As for the shelf-life of a keg (and I’m speaking about store-bought kegs here…not homebrew, because I haven’t gone there yet), the rule of thumb I’ve known is to finish it within 60 days. I’ve had some for longer than that (90+ days) and haven’t noticed much change in taste. Some breweries are also printing born-on dates on the keg caps now. Those are helpful to know how long it was sitting around before you got it.

That really just depends more on the type of beer in the keg, whether it’s a beer that ages well or does not. I don’t think it really matters whether the beer is in a keg or a bottle, as long as it is under CO2 and you’ve taken care not to oxidize or contaminate during your transfers it should last a long time. I’ve had beers, like barley wine and some lagers, sit in kegs for a good year that tasted great. Others like my summer brews taste much better for the first couple of months, but like I said that’s really beer recipe dependent as opposed to the keg dynamic. As for the cleaning question, I try to clean my lines each time I change a keg, sometimes I don’t and that hasn’t caused me any issues either. Once you get everything set up and balanced it should be pretty low maintenance.

I guess that’s another question before I dive in. What type of maintenance is required? If I’m cleaning/tweaking/adjusting more than drinking it may not really be worth it. Is there some accepted standard schedule of cleaning/service.

Also, a couple pages I have read say that kegged beer usually only has a shelf life of a few weeks. Any truth to that? I doubt I can drink 5 gallons of beer in few weeks let alone 2 or more kegs. Sounds kinda hokey to me.[/quote]

The rule of thumb that I’ve always read is that you should clean your beer lines, faucet, and keg coupler once every 2 weeks or whenever a keg is changed (whichever comes first). Beer Stone (some kind of calcium buildup) will form in the lines when they are not regularly cleaned, and that will cause off-tastes and foaming when the beer is poured. The cleaning process takes me about 40 minutes total (most of which is letting the beer line cleaner soak). In practice, I clean mine closer to once every 4 weeks. Unless I’m having a party and the tap is getting regular use, I use a spray bottle to spray the inside of the faucet with water after I pour each beer…it keeps the last few drops from staying in there and turning into a nasty sticky/syrupy substance.

When you’ve got a keg tapped, the only time you should really need to tinker with CO2 pressure is if there is a change to the temperature of the beer in the keg.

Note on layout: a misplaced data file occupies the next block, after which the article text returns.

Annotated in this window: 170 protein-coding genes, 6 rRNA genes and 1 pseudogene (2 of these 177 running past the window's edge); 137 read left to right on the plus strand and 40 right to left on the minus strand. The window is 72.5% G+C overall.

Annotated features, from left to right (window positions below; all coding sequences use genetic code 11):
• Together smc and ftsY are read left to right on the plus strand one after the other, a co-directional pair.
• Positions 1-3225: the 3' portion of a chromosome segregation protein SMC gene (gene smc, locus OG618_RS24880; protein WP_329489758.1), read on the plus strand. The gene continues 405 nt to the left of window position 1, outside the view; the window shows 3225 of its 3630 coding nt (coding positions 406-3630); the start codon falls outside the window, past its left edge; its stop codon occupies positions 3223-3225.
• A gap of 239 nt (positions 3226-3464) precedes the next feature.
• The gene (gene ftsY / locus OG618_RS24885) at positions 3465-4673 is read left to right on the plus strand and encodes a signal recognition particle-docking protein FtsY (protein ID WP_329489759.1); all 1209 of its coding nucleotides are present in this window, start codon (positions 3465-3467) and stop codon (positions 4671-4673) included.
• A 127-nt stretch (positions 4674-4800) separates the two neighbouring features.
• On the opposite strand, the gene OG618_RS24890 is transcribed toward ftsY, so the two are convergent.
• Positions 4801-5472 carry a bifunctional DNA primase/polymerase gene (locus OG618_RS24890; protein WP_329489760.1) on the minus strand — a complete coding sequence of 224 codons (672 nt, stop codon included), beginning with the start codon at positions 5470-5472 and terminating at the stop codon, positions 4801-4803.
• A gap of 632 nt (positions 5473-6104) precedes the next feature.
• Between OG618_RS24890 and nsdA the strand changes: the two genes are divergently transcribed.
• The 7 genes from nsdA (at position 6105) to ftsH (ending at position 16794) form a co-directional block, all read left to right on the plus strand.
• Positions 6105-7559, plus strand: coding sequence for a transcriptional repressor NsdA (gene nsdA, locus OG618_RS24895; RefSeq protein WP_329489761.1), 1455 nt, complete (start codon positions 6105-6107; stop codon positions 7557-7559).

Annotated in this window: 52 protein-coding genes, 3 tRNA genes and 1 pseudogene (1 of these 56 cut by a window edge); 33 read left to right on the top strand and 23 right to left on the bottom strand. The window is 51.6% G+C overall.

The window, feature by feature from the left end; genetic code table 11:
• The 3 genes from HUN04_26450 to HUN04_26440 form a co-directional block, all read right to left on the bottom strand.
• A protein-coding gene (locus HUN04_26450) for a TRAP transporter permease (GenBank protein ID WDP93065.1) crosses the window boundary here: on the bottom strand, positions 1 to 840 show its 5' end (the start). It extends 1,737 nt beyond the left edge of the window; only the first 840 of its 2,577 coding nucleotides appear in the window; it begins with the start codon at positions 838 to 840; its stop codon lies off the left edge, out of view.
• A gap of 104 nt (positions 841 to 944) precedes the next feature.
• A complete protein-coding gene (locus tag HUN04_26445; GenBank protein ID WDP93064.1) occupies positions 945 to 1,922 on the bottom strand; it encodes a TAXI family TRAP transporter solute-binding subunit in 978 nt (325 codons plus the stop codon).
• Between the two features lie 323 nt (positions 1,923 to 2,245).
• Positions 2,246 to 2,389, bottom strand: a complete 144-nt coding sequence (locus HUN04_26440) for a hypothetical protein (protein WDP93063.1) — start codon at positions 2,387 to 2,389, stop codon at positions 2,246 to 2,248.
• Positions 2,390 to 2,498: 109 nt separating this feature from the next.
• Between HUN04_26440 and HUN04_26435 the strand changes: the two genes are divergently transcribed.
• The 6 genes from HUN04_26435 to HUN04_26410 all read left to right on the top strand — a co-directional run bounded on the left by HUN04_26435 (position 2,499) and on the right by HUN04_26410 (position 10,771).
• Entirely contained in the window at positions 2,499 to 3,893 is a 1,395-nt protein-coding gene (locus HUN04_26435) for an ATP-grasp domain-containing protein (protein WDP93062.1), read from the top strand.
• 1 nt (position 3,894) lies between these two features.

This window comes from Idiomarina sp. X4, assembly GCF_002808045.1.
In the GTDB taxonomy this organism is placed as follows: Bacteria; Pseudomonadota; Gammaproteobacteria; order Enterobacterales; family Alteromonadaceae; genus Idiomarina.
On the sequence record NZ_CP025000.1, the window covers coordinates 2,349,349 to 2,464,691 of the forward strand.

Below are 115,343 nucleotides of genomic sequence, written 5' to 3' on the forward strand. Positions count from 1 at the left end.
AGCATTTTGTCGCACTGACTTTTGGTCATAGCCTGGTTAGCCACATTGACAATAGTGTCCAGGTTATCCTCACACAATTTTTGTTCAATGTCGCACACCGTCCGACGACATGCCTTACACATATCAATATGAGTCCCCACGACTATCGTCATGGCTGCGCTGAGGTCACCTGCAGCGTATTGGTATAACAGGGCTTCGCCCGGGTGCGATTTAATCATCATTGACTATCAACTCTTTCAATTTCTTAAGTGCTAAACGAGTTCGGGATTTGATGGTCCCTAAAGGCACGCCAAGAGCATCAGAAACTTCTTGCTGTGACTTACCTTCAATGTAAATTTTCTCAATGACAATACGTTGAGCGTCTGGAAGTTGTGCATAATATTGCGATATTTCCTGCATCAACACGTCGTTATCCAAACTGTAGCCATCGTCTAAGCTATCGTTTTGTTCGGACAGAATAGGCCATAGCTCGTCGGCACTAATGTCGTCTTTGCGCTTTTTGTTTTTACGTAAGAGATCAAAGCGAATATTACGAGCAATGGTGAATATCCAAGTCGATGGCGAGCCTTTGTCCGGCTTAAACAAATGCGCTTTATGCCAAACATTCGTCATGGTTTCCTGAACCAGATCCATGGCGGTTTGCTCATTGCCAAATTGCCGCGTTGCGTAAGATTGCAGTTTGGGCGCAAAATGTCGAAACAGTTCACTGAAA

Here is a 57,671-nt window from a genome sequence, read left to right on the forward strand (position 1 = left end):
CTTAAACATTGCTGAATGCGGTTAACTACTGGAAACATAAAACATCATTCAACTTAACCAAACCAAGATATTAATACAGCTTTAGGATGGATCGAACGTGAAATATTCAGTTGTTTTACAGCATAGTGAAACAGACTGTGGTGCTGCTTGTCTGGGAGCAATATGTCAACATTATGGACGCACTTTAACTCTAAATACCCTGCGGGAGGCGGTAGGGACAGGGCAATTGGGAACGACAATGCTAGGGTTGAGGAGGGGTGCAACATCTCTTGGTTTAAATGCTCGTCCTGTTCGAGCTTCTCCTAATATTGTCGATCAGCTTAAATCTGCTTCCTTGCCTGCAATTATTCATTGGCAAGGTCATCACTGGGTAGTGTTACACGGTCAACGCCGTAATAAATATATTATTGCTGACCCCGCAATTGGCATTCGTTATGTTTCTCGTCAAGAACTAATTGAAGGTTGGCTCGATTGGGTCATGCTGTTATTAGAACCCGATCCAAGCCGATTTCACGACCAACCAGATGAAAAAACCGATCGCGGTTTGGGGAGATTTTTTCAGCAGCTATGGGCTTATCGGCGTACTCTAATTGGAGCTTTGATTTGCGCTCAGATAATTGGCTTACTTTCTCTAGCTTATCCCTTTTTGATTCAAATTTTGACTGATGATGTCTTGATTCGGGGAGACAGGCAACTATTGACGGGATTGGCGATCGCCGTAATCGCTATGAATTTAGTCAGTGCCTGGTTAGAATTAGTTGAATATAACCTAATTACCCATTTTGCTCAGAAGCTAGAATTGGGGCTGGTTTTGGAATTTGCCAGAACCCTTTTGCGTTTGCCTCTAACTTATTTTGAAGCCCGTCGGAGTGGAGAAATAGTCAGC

As for the shelf-life of a keg (and I’m speaking about store-bought kegs here…not homebrew, because I haven’t gone there yet), the rule of thumb I’ve known is to finish it within 60 days. I’ve had some for longer than that (90+ days) and haven’t noticed much change in taste. Some breweries are also printing born-on dates on the keg caps now. Those are helpful to know how long it was sitting around before you got it.[/quote]

Cleaning your lines, etc every 2 weeks is wildly excessive and unnecessary. Of course it can’t hurt and everyone does it different, but that just seems like a lot of work that isn’t needed. I push some oxyclean and then some starsan through every other keg or so. Then once a year I break down the whole system (lines, tap/tower parts, keg parts, etc) and soak everything in oxyclean overnight and replace the beer lines. This has worked well for me.

That’s good to hear. I was starting to worry that drinking tap beer would be come more of a chore than an enjoyment.

That’s good to hear. I was starting to worry that drinking tap beer would be come more of a chore than an enjoyment.[/quote]

So far I’m really happy with mine. I’m just running kegs with picnic taps now but will soon be upgrading to 3 faucets and adding a 2x6 collar. I’ll post some pictures when I’m done.

As far as a cleaning schedule, to each their own, but my experience has shown that starsan and/or oxyclean don’t remove beer stone from vinyl beer lines - only Beer Line Cleaner handles that job. And my lines, keg coupler, faucet, etc would be disgusting if I only gave them a thorough cleaning once a year. After 4 weeks there is usually a visible build-up of grime(bacteria) on my faucet shanks…that might not bother some people. but in my own experience it causes excessive foaming (which leads to wasted beer) and a noticeable bad taste.

Wow, some people really to crazy with this. I thoroughly clean my beer lines and taps once every 4-6 months. I do break down every keg that kicks and soak the parts before refilling it.

Homebrew on tap is the single greatest thing in brewing your own beer. Bottling is a PIA and I get enough of that just bottling the extra bottle or two that I have left over when transferring to kegs.